Dalai Lama gives £1.1m Templeton Prize money to charity
The Dalai Lama has said he is giving away to charity £1.1m in prize money that has been awarded to him.
The Tibetan spiritual leader received the annual Templeton Prize in London for exceptional contributions to "affirming life's spiritual dimension".
About £900,000 is going to Save the Children in India, with £125,000 set aside for The Minds and Life Institute.
Money is also going towards a fund to educate Tibetan monks about science.
The 76-year-old was awarded the prize for encouraging "serious scientific investigative reviews of the power of compassion", and its potential to address world problems.
The John Templeton Foundation said he was chosen for exploring these issues - which are key themes of his teachings - with people beyond his own religious traditions.
A service was held at St Paul's Cathedral in London to mark the occasion.
It is the 40th anniversary of the Templeton Prize, which was established in 1972 as a global award honouring a living person who affirms "life's spiritual dimension" - whether through insight, discovery, or practical works.
It also comes with a £1.1 million prize, making it the largest annual monetary award given to an individual.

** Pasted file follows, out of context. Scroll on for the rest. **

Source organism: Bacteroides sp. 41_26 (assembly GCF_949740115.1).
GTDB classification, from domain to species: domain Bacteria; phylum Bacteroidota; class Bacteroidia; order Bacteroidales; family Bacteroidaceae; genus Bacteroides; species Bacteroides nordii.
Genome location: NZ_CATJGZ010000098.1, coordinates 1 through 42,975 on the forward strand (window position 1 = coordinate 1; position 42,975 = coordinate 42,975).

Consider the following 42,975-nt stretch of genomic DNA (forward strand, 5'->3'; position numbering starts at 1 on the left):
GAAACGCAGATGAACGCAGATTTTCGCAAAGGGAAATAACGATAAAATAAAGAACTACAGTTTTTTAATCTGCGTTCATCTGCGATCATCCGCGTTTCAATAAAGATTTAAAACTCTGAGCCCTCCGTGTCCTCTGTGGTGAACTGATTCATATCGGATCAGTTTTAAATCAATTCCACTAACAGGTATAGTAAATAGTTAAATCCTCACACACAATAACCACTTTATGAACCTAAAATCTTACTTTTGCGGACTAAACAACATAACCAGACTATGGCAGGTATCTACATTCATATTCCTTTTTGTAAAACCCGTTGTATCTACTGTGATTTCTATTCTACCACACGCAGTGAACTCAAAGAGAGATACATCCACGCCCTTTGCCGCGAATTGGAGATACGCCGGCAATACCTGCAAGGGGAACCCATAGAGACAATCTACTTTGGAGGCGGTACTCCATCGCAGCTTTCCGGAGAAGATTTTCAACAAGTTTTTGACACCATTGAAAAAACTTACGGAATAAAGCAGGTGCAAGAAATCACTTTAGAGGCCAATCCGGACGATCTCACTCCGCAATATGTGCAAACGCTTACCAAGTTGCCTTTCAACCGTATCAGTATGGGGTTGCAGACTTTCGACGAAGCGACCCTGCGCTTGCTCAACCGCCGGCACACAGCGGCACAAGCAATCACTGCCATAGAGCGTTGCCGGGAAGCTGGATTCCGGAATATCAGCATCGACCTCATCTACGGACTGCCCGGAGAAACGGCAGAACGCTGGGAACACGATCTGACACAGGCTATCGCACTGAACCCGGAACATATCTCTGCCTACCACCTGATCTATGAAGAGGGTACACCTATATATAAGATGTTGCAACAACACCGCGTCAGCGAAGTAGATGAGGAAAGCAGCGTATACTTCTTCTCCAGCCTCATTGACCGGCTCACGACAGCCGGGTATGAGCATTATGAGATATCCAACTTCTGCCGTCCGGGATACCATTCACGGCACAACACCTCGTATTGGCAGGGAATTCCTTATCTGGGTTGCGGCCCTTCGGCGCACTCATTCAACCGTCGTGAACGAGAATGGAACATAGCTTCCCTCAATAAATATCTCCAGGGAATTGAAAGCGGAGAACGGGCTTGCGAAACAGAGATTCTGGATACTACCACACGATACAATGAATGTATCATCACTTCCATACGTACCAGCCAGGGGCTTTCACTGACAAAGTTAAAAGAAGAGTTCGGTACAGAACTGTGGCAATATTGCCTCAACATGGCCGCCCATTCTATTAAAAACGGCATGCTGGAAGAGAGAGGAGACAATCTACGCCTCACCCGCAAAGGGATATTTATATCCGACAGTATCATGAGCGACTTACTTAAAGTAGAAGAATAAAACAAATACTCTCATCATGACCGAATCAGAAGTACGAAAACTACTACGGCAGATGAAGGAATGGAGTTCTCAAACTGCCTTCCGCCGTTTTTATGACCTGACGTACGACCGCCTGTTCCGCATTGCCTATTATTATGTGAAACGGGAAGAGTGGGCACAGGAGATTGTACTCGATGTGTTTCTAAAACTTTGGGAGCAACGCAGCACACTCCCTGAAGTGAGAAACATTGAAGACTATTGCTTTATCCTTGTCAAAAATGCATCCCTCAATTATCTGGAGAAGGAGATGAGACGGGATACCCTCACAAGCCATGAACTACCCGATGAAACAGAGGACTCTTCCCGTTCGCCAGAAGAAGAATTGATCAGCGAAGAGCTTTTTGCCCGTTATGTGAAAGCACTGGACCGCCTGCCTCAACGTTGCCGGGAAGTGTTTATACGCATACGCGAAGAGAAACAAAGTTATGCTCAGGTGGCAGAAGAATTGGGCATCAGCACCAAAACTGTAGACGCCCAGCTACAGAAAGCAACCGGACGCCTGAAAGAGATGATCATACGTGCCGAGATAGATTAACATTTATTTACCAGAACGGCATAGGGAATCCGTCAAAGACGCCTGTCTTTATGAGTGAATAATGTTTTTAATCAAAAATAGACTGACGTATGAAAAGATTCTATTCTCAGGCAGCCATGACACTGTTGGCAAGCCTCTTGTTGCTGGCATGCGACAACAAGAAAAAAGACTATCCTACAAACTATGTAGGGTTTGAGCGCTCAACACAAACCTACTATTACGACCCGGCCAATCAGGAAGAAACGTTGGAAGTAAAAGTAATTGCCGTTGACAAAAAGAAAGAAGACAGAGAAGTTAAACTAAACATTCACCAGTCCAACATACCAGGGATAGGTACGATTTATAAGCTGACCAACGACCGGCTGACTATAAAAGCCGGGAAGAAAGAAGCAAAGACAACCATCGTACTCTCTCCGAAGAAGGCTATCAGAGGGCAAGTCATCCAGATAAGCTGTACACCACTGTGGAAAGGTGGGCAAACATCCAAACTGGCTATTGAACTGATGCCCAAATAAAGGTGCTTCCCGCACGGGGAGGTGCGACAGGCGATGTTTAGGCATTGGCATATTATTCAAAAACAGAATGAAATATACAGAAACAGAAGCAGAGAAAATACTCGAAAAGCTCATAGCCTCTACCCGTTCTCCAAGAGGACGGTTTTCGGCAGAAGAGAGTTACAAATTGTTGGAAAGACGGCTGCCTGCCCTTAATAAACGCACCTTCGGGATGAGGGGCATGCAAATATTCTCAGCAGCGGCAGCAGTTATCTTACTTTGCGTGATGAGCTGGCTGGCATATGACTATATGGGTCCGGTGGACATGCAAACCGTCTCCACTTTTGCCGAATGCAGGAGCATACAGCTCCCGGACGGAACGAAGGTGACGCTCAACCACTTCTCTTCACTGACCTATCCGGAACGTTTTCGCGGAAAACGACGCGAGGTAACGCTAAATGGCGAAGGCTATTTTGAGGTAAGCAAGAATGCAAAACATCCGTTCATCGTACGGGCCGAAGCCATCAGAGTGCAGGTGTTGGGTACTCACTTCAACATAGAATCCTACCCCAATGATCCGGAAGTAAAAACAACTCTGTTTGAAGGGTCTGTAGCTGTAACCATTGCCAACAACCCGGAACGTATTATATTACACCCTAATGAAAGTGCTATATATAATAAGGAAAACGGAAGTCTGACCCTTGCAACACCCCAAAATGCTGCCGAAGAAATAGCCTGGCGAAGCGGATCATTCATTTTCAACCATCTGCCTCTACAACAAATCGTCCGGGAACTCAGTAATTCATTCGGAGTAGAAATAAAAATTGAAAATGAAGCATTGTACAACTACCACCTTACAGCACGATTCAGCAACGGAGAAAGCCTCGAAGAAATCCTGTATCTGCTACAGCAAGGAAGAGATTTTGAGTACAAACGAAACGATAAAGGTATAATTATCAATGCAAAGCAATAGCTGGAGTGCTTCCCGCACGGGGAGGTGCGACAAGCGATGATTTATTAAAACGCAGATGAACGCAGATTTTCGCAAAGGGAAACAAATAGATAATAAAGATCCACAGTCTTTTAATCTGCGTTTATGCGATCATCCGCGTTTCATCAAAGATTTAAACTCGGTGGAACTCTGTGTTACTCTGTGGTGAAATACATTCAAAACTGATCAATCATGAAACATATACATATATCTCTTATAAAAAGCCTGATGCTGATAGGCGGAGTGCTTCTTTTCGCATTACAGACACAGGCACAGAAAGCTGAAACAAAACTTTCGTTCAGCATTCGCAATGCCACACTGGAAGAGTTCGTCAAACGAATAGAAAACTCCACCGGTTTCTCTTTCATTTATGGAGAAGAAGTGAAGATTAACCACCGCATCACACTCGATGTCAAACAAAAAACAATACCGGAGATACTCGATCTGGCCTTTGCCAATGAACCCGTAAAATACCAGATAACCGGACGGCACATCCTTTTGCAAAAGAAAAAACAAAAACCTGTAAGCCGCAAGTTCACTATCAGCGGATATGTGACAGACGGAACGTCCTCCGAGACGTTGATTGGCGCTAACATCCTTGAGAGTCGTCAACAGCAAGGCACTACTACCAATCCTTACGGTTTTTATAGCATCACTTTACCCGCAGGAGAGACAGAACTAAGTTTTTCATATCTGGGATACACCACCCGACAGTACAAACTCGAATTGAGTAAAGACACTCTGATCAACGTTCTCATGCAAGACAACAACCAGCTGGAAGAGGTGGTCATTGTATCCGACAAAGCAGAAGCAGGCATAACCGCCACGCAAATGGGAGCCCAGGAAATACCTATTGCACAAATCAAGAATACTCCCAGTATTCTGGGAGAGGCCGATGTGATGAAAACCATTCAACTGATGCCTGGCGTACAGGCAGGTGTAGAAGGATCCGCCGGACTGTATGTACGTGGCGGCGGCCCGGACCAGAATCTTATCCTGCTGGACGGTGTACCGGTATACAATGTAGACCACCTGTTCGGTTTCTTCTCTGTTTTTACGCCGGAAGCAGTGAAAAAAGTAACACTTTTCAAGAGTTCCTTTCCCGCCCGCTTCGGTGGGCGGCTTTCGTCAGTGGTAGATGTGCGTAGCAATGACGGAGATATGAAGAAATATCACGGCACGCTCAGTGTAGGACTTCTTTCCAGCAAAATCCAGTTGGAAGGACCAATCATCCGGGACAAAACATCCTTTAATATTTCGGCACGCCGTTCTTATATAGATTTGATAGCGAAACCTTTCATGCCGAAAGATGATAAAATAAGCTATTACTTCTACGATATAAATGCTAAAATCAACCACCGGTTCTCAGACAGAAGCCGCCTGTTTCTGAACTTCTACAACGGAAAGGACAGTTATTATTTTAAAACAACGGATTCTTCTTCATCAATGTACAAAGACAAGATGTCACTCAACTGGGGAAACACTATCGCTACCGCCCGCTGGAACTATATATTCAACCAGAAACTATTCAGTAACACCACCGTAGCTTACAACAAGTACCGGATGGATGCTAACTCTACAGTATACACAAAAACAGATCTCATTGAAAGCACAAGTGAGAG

Foundation president Dr John Templeton said: "With an increasing reliance on technological advances to solve the world's problems, humanity also seeks the reassurance that only a spiritual quest can answer.
"The Dalai Lama offers a universal voice of compassion underpinned by a love and respect for spiritually relevant scientific research that centres on every single human being."
The Dalai Lama, 76 - who was born Lhamo Dhondub - won the Nobel Peace Prize in 1989 and is believed by Buddhist followers to be the reincarnation of an ancient leader who epitomised compassion.
Other people to have received the Templeton Prize include fellow Nobel laureate Mother Teresa, the first recipient of the prize in 1973.
Speaking at St Paul's Cathedral ahead of Monday's service, the Dalai Lama warned British people against feeling "hopeless" and "helpless" in the face of economic troubles.
He also revealed that he wrote to Prime Minister David Cameron following last August's riots to express his "condolences".
'Murder plot denied'
Meanwhile, China has denied claims that it had plotted to kill the Dalai Lama.
The exiled spiritual leader told the Sunday Telegraph newspaper of unconfirmed reports that Chinese agents were training Tibetan women to assassinate him by putting poison in their hair - for him to touch during blessings.
China's foreign ministry said the accusations were groundless and were being spread to attract public attention.
A spokesman said: "Wearing a religious cloak, the Dalai Lama has been engaged in international anti-China separatist activities."